This is the retail outlet of Lindt’s Chocolate Museum in Cologne. Again a highly sensory servicescape, with tantalising displays.
I blogged about Mobike in May this year. Interesting to see it in action in Cologne.
This is the interior of Dille and Kamille, the homeware store, in Maastricht, Holland.
It was fascinating to observe the behaviour of Dutch shoppers in this outlet today. They…
- stroked fabric products
- picked up objects to look underneath
- handed objects from one to another
- placed one object in another to see what it looked like…
- … and queued to purchase items.
In view of this, it seems to me that it is far from certain that death of the high street is inevitable – especially if you have great merchandise and servicescape.
The process consists of the following stages:
- pre book a space online, providing car registration number and flight number.
- stop at entrance barrier for car registration to be scanned.
- drive to “Check-in” and park.
- walk to “Reception” building.
- queue before handing over car keys to agent and receiving parking ticket.
- wait for bus.
- get on bus for five minute drive to airport.
- get off bus directly outside Departure hall.
My reflections on this process design:
- Prebooking means very accurate forecast of flow through the system enabling Reception to be staffed efficiently.
- Scanning of car registration is an effective security measure providing customers with reassurance about leaving their car there.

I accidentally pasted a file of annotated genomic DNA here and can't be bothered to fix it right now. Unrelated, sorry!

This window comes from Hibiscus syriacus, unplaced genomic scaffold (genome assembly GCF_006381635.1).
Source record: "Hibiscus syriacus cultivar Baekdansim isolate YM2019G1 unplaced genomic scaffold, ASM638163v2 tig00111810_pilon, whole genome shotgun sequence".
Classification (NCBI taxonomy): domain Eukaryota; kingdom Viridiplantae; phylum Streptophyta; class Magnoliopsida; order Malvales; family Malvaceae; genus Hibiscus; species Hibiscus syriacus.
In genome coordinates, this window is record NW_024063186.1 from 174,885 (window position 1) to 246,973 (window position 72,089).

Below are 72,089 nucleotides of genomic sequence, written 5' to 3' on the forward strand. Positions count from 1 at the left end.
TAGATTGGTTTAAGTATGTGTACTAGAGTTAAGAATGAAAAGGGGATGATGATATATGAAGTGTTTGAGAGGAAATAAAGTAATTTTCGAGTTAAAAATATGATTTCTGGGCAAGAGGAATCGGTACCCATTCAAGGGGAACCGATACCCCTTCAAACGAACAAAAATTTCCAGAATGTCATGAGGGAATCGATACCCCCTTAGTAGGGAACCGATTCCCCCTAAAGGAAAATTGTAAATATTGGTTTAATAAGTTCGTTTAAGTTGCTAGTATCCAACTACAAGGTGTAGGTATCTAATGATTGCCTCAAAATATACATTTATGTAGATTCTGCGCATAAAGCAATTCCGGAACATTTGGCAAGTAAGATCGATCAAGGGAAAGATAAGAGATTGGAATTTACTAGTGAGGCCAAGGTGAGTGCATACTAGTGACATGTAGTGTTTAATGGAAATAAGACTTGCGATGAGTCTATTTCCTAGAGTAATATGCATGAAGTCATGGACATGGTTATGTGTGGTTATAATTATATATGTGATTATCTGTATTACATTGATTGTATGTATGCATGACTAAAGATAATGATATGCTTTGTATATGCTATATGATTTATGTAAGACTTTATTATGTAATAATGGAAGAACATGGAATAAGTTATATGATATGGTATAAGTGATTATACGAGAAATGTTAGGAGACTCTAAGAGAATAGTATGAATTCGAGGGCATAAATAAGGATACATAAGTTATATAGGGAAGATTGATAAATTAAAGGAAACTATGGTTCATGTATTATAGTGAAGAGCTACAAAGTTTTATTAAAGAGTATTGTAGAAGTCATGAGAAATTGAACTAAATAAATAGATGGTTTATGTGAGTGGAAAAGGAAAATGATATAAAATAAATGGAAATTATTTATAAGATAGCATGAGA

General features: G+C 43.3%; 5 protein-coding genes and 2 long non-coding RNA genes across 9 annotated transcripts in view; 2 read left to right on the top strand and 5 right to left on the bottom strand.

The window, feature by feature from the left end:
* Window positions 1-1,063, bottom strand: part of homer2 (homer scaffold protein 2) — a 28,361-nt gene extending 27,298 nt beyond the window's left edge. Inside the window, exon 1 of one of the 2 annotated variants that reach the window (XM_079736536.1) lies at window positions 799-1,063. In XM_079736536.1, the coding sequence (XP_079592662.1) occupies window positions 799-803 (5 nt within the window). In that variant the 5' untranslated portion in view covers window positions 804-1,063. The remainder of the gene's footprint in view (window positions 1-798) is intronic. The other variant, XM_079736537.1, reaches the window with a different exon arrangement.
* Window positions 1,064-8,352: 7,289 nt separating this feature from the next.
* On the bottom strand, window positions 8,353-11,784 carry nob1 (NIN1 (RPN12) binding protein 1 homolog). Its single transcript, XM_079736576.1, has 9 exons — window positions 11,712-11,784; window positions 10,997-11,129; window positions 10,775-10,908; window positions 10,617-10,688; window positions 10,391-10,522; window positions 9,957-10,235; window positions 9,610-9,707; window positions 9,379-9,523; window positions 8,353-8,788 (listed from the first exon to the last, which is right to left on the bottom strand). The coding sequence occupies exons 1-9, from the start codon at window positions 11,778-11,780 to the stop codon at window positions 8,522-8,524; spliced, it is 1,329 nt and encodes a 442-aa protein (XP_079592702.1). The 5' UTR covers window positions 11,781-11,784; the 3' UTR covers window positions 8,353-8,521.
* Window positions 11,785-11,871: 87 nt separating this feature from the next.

- Check-in parking is located close to Reception so walking distance is minimised. Your car may be moved (they have the keys) to a more distant spot if need be, but will be returned to Check-In parking lot before your return.
- Short walk.
- Queue and transaction time less than three minutes.
- Bus was waiting outside.
My perceptions? A very well designed process, easy to use and speedy. But this is the low season, so not sure how efficient it will be at peak times.
I am on a trip to Germany. So I thought I would use this opportunity to blog about the operations I encounter and reflect on their process design and my perceptions of their effectiveness….
Given the previous blog about Amazon, I thought you’d like to see this. Compare it with how you load your shopping trolley….
The headline is the title the second article by Vincent Granville, I referred to in my last post. It identifies each part of the operation – such as supply chain, inventory, and payments – and identifies what is specifically being managed and in most cases how the data science techniques identified in the last blog are being applied.
Every now and again you come across a source that provide more information than you could ever hope for on a subject….
I am not a statistician and certainly not a data scientist. But as recent blogs have demonstrated, large and complex operations are increasingly relying on big data and analytics in order to compete successfully. To get a grip on this take a look at this article by Vincent Granville. It lists 45 different techniques used by data scientists, each of which has links to articles that explain the technique and how it is applied. So if you are not sure about geo-spatial modelling, support vector machines, or neural networks – this is the place to go.
Vincent also gives a link to an article about how Amazon use 21 different data science systems, which I shall blog about separately.
NB The linked article is headlined ‘40 techniques used by data scientists’ but it has subsequently been updated to 45.